In general, Protestantism was no more amenable to Copernicus than was Catholicism, and at times Paradise Lost seems to evidence faith in Ptolemy. In Book 7, Milton writes of how

… Heav’n in all her Glorie shon, and rowld
Her motions, as the great first-Movers hand
First wheeld thir course; …

With his distinctly Aristotelian language concerning a ‘first mover’, and the verb ‘wheeled’, Milton calls to mind Ptolemy’s complex cosmology with its epicycles upon epicycles. Or consider the line in Book 10, when Milton writes of how

… The Sun
Had first his precept so to move, so shine,
As might affect the Earth with cold and heat

explaining the seasons based not on the tilt of the planet’s axis, but rather its distance from a sun that rotates around it. It would seem that Milton has firmly rejected new theories that placed the Sun at the centre of the solar system. Yet in Book 8, Raphael says that God laughs at the ‘quaint opinions’ of specialists, who

… model Heav’n
And calculate the Starrs, how they will weild
The mightie frame, how build, unbuild, contrive
To save appeerances, how gird the Sphear
With Centric and Eccentric scribl’d o’re,
Cycle and Epicycle, Orb in Orb.

Out of historical context, it would be easy to read this as a condemnation of natural philosophy, but what is being parodied is the increasingly baroque complexities of Ptolemaic cosmology.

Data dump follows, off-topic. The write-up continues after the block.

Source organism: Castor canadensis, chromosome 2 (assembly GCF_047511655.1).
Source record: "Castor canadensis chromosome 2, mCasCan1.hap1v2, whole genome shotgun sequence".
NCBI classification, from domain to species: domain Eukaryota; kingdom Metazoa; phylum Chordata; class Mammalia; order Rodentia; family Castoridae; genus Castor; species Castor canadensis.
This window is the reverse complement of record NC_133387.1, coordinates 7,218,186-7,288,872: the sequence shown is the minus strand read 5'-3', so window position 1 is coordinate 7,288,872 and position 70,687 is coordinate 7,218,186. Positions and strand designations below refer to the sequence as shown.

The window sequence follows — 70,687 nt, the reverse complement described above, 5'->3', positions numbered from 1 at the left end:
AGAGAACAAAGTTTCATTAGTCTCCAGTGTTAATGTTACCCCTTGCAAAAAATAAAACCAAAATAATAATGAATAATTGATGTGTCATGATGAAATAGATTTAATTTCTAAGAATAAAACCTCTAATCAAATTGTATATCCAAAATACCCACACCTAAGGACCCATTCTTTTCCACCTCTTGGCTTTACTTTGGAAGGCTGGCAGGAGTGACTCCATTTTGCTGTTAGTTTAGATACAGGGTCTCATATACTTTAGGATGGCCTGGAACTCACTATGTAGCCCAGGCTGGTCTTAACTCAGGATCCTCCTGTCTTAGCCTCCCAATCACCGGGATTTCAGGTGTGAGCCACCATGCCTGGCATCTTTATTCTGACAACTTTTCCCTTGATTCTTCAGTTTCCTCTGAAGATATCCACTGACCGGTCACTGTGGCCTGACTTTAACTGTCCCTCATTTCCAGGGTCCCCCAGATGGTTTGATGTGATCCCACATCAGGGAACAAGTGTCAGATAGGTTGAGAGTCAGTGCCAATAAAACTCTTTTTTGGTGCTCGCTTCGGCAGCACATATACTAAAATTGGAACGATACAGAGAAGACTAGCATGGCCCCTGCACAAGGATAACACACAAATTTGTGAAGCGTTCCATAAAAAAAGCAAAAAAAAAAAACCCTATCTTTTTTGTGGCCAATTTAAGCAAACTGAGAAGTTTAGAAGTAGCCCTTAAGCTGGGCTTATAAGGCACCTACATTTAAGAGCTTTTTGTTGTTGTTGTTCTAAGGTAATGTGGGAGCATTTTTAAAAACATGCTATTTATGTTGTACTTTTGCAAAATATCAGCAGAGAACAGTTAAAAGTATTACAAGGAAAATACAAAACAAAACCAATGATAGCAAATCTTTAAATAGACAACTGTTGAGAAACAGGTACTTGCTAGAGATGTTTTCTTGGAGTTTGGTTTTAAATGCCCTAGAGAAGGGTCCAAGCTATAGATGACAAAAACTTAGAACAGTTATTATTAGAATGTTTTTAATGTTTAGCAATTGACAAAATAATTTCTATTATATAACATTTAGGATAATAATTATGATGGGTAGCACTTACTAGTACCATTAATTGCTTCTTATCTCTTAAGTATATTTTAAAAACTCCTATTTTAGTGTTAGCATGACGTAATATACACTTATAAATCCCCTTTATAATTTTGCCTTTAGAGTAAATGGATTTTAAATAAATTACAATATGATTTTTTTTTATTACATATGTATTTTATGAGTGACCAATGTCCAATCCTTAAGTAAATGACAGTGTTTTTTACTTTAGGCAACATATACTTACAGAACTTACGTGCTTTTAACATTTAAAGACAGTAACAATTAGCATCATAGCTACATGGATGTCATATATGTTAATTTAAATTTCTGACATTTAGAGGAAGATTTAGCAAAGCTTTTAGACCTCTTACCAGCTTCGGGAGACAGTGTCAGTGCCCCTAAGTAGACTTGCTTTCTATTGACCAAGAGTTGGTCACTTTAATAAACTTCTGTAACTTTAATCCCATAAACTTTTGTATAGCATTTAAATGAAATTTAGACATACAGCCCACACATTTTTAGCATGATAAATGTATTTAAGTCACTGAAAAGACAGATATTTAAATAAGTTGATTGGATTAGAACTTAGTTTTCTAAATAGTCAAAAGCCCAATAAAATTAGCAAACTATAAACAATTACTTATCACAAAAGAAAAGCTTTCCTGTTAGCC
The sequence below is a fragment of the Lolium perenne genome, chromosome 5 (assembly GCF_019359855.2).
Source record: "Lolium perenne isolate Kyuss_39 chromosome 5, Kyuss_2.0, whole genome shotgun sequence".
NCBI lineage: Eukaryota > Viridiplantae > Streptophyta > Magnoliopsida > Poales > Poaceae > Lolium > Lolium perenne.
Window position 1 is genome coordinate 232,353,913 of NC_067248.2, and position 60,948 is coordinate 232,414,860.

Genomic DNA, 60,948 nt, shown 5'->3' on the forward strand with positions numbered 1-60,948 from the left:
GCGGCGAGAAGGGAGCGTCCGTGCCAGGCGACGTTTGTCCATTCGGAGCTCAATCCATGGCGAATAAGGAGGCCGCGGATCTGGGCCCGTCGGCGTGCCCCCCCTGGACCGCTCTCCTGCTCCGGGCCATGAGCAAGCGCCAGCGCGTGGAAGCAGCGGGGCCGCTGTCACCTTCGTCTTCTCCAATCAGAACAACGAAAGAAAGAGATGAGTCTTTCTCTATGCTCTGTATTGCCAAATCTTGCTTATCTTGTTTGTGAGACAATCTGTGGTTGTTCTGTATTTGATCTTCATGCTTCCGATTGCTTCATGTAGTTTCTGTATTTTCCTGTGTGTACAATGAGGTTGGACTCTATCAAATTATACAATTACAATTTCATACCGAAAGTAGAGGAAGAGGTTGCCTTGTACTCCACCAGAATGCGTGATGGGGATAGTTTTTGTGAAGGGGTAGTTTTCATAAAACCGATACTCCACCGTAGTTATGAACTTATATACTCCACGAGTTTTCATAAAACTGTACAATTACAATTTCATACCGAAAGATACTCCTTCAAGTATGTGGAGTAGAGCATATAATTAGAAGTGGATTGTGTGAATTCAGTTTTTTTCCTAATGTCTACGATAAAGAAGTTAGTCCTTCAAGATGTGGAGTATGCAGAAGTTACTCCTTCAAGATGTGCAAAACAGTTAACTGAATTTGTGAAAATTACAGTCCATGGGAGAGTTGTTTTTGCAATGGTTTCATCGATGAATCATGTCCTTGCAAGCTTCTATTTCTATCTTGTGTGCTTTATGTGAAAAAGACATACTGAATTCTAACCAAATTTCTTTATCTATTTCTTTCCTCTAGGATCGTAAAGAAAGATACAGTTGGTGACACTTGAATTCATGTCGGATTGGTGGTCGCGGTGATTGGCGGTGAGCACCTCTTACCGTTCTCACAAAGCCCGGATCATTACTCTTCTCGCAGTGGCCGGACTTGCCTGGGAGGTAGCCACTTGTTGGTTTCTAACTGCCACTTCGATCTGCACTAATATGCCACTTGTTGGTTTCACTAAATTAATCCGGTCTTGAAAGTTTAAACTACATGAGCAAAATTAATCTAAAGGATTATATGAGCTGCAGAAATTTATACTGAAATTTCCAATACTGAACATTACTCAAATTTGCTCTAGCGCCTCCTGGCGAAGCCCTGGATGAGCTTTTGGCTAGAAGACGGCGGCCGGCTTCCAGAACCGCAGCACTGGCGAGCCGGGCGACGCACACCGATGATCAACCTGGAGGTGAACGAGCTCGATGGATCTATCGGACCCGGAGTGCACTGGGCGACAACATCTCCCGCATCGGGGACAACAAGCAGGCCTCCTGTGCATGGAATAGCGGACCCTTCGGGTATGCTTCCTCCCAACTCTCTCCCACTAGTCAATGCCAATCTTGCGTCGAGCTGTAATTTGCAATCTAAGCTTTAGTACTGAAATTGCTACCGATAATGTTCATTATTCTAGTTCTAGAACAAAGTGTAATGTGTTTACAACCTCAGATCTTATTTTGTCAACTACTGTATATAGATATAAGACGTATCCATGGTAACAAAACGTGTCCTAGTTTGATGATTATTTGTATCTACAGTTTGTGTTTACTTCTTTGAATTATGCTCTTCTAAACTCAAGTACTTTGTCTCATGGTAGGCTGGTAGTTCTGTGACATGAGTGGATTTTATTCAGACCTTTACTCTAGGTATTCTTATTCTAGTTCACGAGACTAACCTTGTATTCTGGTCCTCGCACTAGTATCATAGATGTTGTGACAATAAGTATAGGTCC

The defenders of the status quo had to long contend with empirical discrepancies that made Ptolemy’s theories increasingly difficult to defend. Things such as the retrograde motion of Mars, whereby that planet seemed to move backwards and forwards across the sky over the course of the year, could be explained only if a complex system of orbital ‘epicycles’ are hypothesised. Eventually, so as ‘to save appearances’, the Ptolemaic model becomes a cumbersome mess, one that, to paraphrase Milton, had been built, unbuilt and contrived. Copernicanism, on the other hand, more parsimoniously explained such phenomena. But why the contradiction in Paradise Lost, whose physics seem so resolutely conservative in one sense while mocking the very underpinning of that physics?

There is a reason for this astronomical equivocation. Milton wished to craft something that was eternal, and could survive changing understanding. Milton’s concern was to glorify God as one for whom ‘The swiftness of those Circles attribute, / Though numberless, to his Omnipotence’. Paradise Lost might be a poem that uses those ‘circles’ as an example, but the poem isn’t about them, it’s about God’s grandeur. To venture an opinion as to whether Copernicus or Ptolemy was accurate was to write a poem that could potentially be wrong in the future, and Milton couldn’t risk that. But in the process, he was able to depict how scientific debate operates in contrast to the absolute stricture of religious orthodoxy. In admitting that scientific knowledge is capable of change, Milton provides an accurate portrayal of the humble, dutiful method where one must always be aware of potential amendment to that knowledge. Paradise Lost revels in these ambiguities, and provides a representation of it.